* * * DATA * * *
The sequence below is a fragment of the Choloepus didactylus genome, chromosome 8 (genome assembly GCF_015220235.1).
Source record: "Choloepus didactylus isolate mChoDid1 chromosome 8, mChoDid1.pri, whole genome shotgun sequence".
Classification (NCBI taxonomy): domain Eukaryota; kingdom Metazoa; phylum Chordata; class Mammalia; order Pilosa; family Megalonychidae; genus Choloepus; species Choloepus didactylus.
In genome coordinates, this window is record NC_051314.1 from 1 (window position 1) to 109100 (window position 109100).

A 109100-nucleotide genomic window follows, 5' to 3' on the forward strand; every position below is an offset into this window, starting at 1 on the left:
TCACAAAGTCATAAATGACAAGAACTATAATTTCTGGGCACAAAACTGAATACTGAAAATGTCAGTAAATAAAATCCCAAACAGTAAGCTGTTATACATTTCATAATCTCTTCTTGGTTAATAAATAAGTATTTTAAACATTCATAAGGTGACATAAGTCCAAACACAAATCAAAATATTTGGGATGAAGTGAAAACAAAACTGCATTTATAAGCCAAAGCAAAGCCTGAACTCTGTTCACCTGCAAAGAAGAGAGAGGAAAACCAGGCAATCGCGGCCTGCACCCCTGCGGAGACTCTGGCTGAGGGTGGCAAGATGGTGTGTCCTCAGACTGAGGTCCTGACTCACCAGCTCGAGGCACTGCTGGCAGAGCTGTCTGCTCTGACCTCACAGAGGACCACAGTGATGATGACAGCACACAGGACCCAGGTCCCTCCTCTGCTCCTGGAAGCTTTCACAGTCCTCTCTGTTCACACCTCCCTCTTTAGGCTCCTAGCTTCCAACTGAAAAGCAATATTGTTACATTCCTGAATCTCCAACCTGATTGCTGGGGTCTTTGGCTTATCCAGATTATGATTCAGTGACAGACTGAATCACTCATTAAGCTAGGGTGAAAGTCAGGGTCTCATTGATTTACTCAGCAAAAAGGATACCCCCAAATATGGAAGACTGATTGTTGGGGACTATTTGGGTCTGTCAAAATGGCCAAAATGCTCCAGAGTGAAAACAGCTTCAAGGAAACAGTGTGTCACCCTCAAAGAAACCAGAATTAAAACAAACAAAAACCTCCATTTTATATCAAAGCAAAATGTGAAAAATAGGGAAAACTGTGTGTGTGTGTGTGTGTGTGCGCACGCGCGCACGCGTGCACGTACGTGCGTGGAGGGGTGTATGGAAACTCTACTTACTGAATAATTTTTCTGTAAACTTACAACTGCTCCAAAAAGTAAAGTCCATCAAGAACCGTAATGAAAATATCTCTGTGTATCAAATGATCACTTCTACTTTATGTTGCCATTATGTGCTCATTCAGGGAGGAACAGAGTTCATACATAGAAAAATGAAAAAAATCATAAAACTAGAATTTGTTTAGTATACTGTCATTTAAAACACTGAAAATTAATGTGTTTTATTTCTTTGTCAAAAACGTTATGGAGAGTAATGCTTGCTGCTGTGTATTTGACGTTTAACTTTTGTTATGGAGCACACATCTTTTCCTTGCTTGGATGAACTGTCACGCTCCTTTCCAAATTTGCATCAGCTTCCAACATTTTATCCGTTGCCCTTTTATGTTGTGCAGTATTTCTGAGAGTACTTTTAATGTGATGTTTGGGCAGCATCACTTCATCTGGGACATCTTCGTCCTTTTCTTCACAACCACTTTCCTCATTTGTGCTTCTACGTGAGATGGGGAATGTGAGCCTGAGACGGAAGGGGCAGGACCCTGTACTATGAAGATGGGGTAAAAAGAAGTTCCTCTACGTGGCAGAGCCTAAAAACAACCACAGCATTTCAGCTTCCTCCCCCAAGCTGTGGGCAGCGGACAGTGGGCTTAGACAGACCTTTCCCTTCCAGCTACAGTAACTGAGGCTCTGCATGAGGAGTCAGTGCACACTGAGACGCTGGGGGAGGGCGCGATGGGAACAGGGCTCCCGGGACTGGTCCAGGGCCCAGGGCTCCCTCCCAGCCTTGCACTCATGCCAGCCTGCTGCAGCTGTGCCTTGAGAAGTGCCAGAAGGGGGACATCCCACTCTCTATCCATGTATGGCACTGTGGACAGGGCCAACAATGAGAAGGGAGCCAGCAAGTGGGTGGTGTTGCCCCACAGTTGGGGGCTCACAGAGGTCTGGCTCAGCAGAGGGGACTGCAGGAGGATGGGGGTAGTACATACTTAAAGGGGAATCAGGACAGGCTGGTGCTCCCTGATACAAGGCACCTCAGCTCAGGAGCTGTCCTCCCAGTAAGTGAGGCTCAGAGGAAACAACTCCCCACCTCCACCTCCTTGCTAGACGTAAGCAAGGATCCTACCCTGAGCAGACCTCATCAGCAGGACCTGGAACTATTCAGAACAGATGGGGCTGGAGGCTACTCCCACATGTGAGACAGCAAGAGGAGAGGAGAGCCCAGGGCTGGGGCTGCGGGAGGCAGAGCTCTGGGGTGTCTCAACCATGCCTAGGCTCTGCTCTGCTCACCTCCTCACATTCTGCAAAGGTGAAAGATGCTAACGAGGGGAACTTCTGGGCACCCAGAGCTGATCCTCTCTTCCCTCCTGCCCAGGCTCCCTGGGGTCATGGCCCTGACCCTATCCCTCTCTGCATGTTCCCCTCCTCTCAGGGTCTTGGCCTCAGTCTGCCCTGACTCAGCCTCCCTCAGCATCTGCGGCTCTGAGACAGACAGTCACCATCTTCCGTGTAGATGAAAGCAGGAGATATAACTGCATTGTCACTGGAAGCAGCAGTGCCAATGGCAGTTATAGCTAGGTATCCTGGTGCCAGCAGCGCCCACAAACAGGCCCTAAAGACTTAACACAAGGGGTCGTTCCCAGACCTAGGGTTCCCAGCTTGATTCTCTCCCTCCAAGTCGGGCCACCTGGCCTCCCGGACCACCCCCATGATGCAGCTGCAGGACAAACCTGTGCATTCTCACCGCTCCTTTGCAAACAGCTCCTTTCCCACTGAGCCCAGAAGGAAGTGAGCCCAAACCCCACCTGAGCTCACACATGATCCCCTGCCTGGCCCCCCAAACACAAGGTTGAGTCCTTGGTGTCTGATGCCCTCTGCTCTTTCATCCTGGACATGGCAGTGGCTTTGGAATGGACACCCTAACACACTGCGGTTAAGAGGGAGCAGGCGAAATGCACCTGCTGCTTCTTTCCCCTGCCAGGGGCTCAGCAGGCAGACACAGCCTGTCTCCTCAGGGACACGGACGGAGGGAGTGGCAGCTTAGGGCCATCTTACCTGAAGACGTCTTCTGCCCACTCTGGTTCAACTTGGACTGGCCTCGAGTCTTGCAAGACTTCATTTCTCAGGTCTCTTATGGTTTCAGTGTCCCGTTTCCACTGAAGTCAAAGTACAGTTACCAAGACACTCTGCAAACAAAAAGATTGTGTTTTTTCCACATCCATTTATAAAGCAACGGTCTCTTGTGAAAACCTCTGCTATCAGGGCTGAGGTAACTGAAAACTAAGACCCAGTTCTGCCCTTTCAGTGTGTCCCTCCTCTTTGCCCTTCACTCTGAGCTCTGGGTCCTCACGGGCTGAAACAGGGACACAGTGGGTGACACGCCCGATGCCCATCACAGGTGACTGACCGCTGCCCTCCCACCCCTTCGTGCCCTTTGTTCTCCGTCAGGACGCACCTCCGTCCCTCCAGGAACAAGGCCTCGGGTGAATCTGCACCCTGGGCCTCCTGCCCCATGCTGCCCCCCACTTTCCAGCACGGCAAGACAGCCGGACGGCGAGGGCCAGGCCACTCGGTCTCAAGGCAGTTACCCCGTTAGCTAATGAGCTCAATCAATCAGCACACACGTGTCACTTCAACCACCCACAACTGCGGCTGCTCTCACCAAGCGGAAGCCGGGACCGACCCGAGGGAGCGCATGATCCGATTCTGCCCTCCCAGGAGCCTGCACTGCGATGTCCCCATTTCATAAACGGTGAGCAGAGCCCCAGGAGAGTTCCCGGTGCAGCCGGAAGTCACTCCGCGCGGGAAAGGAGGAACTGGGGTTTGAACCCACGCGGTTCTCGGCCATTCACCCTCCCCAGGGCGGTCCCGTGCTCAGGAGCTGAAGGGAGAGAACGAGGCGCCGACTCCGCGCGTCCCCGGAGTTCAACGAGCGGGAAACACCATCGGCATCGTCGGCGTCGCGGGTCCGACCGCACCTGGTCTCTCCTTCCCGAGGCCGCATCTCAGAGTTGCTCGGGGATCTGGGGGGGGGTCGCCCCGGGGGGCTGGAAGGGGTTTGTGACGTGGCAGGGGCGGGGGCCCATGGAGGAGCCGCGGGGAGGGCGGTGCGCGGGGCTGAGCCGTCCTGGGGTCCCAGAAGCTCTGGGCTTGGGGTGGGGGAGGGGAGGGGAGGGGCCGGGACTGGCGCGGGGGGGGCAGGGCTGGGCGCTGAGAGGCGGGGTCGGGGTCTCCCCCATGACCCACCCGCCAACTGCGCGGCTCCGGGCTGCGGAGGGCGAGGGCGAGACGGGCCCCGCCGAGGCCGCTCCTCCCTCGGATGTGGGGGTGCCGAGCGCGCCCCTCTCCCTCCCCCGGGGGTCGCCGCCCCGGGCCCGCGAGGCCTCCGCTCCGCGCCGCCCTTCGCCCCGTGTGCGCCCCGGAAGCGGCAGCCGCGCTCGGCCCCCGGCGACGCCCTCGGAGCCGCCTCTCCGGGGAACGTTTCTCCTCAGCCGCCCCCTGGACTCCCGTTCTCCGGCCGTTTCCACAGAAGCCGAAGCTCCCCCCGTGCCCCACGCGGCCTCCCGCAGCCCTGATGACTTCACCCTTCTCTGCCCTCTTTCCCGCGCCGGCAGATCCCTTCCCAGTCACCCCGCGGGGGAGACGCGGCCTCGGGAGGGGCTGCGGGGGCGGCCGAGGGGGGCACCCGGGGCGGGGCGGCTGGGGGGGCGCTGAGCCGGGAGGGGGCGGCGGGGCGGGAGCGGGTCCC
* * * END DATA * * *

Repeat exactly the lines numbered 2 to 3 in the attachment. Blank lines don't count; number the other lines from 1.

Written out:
Source record: "Choloepus didactylus isolate mChoDid1 chromosome 8, mChoDid1.pri, whole genome shotgun sequence".
Classification (NCBI taxonomy): domain Eukaryota; kingdom Metazoa; phylum Chordata; class Mammalia; order Pilosa; family Megalonychidae; genus Choloepus; species Choloepus didactylus.